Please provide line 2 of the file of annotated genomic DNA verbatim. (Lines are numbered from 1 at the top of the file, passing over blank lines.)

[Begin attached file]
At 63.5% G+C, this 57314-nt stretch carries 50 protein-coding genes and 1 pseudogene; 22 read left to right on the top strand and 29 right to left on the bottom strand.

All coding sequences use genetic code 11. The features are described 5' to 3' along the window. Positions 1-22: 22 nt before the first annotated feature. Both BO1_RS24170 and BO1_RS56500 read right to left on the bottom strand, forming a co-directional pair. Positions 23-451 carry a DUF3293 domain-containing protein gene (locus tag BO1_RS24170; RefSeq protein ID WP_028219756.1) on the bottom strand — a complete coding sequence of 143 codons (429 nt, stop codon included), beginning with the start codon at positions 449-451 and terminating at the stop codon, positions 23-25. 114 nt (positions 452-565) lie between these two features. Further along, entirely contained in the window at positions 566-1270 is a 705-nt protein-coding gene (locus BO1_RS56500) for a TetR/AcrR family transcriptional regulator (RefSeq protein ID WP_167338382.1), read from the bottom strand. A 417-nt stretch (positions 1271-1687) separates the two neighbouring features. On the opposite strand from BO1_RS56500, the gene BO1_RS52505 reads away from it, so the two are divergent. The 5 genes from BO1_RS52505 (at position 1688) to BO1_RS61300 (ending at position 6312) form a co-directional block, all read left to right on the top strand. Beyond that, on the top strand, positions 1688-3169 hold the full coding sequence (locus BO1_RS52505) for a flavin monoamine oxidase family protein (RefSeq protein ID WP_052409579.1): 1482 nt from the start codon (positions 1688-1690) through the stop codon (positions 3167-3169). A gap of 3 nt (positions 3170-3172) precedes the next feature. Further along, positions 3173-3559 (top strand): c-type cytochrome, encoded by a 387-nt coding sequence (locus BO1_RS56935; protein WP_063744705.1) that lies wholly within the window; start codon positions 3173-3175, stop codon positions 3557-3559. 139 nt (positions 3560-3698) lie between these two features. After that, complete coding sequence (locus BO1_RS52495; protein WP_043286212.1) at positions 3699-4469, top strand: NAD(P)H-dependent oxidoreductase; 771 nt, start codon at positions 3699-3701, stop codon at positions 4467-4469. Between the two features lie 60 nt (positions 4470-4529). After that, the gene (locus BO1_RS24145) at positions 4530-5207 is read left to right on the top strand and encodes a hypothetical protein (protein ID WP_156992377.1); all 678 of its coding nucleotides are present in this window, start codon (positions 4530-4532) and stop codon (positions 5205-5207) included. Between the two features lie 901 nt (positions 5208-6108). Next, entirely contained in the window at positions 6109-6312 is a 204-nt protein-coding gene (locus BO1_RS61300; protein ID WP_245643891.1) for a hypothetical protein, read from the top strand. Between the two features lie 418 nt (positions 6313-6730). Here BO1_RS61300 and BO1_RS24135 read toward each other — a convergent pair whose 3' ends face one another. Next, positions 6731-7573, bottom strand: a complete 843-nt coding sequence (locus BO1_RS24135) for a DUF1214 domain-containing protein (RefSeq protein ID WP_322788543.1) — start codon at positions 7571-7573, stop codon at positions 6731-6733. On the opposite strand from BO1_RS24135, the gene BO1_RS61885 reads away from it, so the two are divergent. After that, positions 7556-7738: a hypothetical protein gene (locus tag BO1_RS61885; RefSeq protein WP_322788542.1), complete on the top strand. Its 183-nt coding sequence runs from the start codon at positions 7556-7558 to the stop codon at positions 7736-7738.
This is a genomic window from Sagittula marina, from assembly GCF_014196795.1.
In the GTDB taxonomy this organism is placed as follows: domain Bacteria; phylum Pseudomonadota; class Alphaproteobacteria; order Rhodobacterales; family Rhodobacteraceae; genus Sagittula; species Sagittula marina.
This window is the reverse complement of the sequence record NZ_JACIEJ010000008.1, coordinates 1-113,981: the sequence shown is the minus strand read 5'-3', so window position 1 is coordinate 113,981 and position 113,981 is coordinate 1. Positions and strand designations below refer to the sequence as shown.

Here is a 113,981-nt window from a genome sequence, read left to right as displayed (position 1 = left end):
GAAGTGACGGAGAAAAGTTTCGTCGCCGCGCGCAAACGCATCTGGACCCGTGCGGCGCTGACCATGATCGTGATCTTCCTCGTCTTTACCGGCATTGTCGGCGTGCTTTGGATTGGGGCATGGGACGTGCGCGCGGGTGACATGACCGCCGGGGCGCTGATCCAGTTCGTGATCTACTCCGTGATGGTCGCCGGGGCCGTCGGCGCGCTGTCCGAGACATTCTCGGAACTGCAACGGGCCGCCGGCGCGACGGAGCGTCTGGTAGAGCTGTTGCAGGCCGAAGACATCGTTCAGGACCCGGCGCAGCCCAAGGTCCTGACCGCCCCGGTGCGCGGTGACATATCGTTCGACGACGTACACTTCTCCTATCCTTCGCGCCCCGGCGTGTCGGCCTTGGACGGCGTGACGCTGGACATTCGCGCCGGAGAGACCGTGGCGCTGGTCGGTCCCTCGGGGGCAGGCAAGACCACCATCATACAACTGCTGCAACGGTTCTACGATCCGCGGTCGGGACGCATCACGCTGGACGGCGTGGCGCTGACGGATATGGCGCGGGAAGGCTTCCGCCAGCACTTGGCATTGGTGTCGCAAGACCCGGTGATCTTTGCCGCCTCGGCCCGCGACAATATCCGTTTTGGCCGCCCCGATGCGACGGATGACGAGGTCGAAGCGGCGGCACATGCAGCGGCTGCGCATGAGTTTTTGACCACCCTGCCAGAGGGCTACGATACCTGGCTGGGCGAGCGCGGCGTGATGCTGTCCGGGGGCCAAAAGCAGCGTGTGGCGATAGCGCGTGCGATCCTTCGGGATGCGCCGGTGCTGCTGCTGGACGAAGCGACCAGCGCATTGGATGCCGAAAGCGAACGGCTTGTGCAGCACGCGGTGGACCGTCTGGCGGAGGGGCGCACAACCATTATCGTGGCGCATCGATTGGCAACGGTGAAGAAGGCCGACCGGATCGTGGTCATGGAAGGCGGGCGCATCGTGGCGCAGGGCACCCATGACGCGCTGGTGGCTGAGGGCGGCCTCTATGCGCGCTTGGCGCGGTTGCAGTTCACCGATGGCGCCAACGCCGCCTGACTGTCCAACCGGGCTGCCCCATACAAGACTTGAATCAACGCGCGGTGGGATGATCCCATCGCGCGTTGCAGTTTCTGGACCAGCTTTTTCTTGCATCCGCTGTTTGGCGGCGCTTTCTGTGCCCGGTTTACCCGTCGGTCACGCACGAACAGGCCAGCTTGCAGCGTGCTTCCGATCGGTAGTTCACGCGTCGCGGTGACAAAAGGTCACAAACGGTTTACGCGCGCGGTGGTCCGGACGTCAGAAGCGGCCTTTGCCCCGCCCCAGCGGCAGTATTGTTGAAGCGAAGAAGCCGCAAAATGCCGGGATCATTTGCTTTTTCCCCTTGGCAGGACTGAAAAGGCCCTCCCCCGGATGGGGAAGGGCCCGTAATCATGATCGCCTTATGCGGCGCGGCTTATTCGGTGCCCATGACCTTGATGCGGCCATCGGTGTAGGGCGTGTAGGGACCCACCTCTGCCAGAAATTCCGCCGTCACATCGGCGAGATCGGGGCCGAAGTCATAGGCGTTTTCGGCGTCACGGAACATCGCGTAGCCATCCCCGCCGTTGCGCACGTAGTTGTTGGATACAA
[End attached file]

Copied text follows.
All coding sequences use genetic code 11. The features are described 5' to 3' along the window. Positions 1-22: 22 nt before the first annotated feature. Both BO1_RS24170 and BO1_RS56500 read right to left on the bottom strand, forming a co-directional pair. Positions 23-451 carry a DUF3293 domain-containing protein gene (locus tag BO1_RS24170; RefSeq protein ID WP_028219756.1) on the bottom strand — a complete coding sequence of 143 codons (429 nt, stop codon included), beginning with the start codon at positions 449-451 and terminating at the stop codon, positions 23-25. 114 nt (positions 452-565) lie between these two features. Further along, entirely contained in the window at positions 566-1270 is a 705-nt protein-coding gene (locus BO1_RS56500) for a TetR/AcrR family transcriptional regulator (RefSeq protein ID WP_167338382.1), read from the bottom strand. A 417-nt stretch (positions 1271-1687) separates the two neighbouring features. On the opposite strand from BO1_RS56500, the gene BO1_RS52505 reads away from it, so the two are divergent. The 5 genes from BO1_RS52505 (at position 1688) to BO1_RS61300 (ending at position 6312) form a co-directional block, all read left to right on the top strand. Beyond that, on the top strand, positions 1688-3169 hold the full coding sequence (locus BO1_RS52505) for a flavin monoamine oxidase family protein (RefSeq protein ID WP_052409579.1): 1482 nt from the start codon (positions 1688-1690) through the stop codon (positions 3167-3169). A gap of 3 nt (positions 3170-3172) precedes the next feature. Further along, positions 3173-3559 (top strand): c-type cytochrome, encoded by a 387-nt coding sequence (locus BO1_RS56935; protein WP_063744705.1) that lies wholly within the window; start codon positions 3173-3175, stop codon positions 3557-3559. 139 nt (positions 3560-3698) lie between these two features. After that, complete coding sequence (locus BO1_RS52495; protein WP_043286212.1) at positions 3699-4469, top strand: NAD(P)H-dependent oxidoreductase; 771 nt, start codon at positions 3699-3701, stop codon at positions 4467-4469. Between the two features lie 60 nt (positions 4470-4529). After that, the gene (locus BO1_RS24145) at positions 4530-5207 is read left to right on the top strand and encodes a hypothetical protein (protein ID WP_156992377.1); all 678 of its coding nucleotides are present in this window, start codon (positions 4530-4532) and stop codon (positions 5205-5207) included. Between the two features lie 901 nt (positions 5208-6108). Next, entirely contained in the window at positions 6109-6312 is a 204-nt protein-coding gene (locus BO1_RS61300; protein ID WP_245643891.1) for a hypothetical protein, read from the top strand. Between the two features lie 418 nt (positions 6313-6730). Here BO1_RS61300 and BO1_RS24135 read toward each other — a convergent pair whose 3' ends face one another. Next, positions 6731-7573, bottom strand: a complete 843-nt coding sequence (locus BO1_RS24135) for a DUF1214 domain-containing protein (RefSeq protein ID WP_322788543.1) — start codon at positions 7571-7573, stop codon at positions 6731-6733. On the opposite strand from BO1_RS24135, the gene BO1_RS61885 reads away from it, so the two are divergent. After that, positions 7556-7738: a hypothetical protein gene (locus tag BO1_RS61885; RefSeq protein WP_322788542.1), complete on the top strand. Its 183-nt coding sequence runs from the start codon at positions 7556-7558 to the stop codon at positions 7736-7738.